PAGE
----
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1820, March 4 Born, son of Col. Francis Crocker and Anna Woodworth, of Cambridge, N.Y. Both of Revolutionary War ancestry. Col. Crocker a Mayflower descendent.
1834 Gen. Crocker began his military career by organizing a company of schoolboys, of which he was elected Captain - so well drilled and disciplined the company were the pride of the village.
1837 Taught school at Ashgrove, suburb of Cambridge.
1840 Commissioned First Lieutenant of artillery, attached to 14th Regiment of N.Y. State Militia by Gov. Seward. During the next twenty years rose through the successive grades of Captain, Lieutenant Colonel, Colonel, and General in the State Militia, thus forming State-wide acquaintance among military men and officials.
1843 Was married on June 13 to Harriette Sipperly of Melrose, N.Y. They had three sons, John S., Jr., Irving M., and Willis F. Crocker.
1846 Was admitted to the New York State Bar, having studied law in the office of Judge Howe of Cambridge and Albany Law School.
1855 Joined the "Know Nothings" and appoint Deputy for the first assembly district of Washington County.
1855 Elected member of the New York State Assembly.
1860 Organized Cambridge Valley Lodge #481, F&AM (chartered June 12) and was elected J.W. of the Lodge. (When living in Washington, D.C. after close of Civil War, advanced to the 33rd and highest Degree in Masonry and was a brother Lodge member of President James A. Garfield.)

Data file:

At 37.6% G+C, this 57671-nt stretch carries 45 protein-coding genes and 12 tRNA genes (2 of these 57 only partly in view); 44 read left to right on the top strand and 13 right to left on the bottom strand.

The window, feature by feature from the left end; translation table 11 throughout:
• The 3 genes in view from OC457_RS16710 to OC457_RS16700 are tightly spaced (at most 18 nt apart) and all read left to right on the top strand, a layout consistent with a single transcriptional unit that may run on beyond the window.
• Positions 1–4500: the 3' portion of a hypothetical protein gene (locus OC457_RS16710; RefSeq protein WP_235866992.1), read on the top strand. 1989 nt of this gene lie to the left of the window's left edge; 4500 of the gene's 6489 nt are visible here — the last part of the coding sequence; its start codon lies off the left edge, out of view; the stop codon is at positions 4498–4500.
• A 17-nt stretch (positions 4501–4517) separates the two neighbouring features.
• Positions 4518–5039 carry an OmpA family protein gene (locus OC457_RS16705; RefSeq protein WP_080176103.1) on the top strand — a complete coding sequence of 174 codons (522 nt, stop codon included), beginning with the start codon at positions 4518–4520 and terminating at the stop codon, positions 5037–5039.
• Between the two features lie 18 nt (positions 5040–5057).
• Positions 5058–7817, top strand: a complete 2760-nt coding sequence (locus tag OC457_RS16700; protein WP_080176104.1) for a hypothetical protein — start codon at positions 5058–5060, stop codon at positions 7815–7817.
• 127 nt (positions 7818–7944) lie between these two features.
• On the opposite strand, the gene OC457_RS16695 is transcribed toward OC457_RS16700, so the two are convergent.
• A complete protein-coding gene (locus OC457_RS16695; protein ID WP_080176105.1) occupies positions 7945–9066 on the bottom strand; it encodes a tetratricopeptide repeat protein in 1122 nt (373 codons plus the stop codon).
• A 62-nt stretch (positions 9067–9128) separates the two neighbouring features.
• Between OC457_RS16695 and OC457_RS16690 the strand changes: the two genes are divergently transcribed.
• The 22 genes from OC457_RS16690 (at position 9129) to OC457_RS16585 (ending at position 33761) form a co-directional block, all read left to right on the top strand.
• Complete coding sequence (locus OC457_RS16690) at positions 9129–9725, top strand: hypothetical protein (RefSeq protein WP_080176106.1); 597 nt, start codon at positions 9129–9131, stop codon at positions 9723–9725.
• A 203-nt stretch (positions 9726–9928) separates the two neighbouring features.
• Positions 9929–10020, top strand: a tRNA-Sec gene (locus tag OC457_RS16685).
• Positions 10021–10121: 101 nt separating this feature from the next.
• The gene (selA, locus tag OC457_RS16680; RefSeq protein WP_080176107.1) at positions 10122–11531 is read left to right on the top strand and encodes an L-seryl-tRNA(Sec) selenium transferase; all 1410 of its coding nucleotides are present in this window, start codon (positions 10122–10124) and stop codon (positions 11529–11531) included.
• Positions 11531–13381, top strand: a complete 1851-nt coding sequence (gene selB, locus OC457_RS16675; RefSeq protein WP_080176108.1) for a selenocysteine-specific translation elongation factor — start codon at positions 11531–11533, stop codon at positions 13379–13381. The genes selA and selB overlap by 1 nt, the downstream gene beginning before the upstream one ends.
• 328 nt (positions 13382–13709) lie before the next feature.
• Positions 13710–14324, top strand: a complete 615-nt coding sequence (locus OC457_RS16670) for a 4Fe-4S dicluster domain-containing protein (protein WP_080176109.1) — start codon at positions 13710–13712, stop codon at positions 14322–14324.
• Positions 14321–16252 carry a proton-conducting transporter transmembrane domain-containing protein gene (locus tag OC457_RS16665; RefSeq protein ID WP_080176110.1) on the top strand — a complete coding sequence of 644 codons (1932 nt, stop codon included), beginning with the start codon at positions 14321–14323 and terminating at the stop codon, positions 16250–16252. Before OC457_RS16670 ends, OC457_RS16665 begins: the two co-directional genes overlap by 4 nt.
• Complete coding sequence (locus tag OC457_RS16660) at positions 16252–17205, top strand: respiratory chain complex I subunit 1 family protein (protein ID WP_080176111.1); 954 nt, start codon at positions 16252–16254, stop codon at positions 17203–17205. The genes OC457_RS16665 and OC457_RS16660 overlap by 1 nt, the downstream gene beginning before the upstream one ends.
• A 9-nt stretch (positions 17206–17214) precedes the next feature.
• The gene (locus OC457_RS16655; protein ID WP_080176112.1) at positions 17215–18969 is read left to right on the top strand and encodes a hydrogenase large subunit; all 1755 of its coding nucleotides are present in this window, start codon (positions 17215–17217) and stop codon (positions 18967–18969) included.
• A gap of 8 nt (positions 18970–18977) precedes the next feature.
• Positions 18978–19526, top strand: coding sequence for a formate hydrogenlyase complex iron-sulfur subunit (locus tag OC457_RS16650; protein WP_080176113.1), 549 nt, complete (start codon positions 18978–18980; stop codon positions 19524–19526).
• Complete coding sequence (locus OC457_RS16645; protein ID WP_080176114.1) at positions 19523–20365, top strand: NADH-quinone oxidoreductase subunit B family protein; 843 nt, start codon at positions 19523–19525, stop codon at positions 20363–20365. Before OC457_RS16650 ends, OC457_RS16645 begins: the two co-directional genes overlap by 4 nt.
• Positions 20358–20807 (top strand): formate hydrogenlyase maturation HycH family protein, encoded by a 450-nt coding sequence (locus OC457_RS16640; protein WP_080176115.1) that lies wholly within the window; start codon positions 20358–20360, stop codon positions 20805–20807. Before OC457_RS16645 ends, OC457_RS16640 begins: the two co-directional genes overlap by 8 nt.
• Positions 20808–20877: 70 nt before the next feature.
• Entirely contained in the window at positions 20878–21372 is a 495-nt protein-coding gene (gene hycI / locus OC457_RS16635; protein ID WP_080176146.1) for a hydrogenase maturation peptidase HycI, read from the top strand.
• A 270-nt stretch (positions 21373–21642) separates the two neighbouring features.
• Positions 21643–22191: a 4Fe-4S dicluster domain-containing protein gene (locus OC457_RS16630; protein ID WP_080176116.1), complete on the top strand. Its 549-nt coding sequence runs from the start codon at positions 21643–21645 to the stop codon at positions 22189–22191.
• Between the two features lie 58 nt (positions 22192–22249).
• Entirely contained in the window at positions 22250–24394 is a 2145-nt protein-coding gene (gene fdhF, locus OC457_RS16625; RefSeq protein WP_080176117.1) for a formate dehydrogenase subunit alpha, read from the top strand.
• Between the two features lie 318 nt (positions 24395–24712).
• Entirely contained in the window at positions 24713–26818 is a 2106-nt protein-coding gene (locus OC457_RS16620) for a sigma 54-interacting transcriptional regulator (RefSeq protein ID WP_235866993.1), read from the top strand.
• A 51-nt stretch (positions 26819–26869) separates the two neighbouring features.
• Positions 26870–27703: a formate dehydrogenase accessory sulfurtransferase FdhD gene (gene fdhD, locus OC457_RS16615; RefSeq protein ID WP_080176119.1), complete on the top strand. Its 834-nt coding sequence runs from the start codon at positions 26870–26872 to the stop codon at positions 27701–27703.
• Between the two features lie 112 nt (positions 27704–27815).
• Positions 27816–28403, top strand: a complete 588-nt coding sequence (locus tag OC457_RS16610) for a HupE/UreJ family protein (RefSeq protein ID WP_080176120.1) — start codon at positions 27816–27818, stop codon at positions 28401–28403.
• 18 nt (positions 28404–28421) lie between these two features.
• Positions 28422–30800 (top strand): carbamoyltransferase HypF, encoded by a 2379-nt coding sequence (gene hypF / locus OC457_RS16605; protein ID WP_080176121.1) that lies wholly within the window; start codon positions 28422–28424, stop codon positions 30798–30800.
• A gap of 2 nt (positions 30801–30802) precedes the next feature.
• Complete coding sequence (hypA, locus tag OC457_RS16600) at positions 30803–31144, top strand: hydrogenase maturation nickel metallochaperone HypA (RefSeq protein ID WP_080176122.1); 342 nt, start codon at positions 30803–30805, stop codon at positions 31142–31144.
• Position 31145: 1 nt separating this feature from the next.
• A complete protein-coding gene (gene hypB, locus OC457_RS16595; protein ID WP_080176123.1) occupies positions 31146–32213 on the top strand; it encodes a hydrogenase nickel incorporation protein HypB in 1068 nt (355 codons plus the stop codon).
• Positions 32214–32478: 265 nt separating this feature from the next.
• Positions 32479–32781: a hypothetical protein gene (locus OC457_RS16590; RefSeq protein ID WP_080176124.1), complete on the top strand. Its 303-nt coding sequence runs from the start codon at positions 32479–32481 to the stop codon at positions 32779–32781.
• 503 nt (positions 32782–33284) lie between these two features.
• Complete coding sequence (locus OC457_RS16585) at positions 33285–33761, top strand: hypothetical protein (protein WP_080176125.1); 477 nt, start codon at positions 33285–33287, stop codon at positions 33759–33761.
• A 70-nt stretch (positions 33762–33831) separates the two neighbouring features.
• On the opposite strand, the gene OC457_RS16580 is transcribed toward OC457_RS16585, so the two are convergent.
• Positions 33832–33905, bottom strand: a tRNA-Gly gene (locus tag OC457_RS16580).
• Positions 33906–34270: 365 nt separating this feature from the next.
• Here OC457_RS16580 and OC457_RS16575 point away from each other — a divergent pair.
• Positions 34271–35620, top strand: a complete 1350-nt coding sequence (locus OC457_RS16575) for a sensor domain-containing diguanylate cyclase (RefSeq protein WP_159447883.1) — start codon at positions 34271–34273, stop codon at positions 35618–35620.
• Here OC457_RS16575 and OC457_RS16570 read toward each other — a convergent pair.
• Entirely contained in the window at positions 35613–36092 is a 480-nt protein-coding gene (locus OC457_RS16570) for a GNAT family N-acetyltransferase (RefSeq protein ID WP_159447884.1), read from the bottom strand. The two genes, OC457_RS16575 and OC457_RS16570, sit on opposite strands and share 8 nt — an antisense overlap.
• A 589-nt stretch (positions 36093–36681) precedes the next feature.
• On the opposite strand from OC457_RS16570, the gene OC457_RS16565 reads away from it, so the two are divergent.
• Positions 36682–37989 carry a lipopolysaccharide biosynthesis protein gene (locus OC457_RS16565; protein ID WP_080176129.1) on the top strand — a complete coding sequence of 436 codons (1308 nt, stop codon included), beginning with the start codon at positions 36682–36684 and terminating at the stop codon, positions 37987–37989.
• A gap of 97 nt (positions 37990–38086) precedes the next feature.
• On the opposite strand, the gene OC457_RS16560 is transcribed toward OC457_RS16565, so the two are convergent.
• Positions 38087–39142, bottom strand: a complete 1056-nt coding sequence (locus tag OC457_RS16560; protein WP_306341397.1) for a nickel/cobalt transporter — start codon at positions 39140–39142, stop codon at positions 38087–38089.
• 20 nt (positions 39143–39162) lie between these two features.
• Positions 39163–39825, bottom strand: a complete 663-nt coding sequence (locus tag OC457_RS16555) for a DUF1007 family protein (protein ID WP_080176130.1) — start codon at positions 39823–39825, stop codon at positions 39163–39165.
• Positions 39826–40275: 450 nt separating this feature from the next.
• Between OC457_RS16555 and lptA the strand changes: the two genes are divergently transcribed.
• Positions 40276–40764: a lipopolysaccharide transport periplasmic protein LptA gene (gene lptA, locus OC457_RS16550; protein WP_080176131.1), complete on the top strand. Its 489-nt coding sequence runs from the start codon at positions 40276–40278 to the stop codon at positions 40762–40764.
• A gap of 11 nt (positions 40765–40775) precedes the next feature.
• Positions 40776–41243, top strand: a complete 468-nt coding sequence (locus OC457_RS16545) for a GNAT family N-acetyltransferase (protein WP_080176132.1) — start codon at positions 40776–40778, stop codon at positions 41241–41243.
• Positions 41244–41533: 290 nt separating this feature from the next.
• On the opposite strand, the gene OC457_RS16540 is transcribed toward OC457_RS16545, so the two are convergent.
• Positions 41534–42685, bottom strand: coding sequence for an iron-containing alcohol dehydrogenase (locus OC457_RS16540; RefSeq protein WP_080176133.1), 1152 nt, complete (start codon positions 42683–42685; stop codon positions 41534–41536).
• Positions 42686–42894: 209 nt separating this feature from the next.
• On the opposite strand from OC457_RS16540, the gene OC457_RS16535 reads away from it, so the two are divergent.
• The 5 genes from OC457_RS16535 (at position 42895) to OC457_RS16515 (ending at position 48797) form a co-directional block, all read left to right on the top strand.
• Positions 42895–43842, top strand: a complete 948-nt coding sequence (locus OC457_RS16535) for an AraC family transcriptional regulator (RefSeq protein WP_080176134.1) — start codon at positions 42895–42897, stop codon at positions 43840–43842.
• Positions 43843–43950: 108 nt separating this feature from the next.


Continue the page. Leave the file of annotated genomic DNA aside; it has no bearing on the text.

1861 Governor Morgan authorized him to raise and drill a Regiment of Volunteer Infantry. Quickly mustered 1030 outstanding men, mostly from Washington, Warren, Essex, and Rensselaer Counties. This Regiment was numbered the 93rd N.Y.V. and were christened "Morgan Rifles" in honor of Governor Morgan.
1862, January 30 Col. Crocker and his Regimental officers were commissioned and shortly thereafter left for Washington and became attached to the Army of the Potomac under General Geo. B. McClellan, and during 1862-1863 served as Headquarters Guard of this Army, under McClellan, Burnside, Hooker, and Meade, participating in the Peninsular Campaign, Antietem, Fredericksburg, and Gettysburg.
1864 Expiration, in January, of enlistment; furloughed, and re-enlisted as a Veteran Regiment, the first of this class of the Army of the Potomac, and then took the field and fought under Gen. Grant up to the time of Lee's surrender at Appomattox.
1864 At the Battle of the Wilderness, May 5, the 93rd N.Y.V. were cited by General Birney for outstanding gallantry, and Colonel Crocker was made a Brigadier General in the field on the death of General Hayes. In this battle, General Crocker had four horses killed under him and himself was severely wounded.
1865, May 23 The remnants of this renowned Regiment participated in the Grand Review on Pennsylvania Avenue at Washington, D.C.
1865-1869 Was a practicing lawyer in Washington.
1869 Was appointed by President U.S. Grant Warden of the United States Jail at Washington, which he held until his death in 1890. During his tenure of office, he officiated at the hanging of Charles J. Guiteau, the assassinator of President James A. Garfield. Also during this period he was very active in politics in the city, being President of the Board of Aldermen and Acting Mayor. He had very active participation in the filling in of the Canal and levelling of Washington's streets, directed by the hard-bitten and resolute "Boss" Shepard.
1890 Died.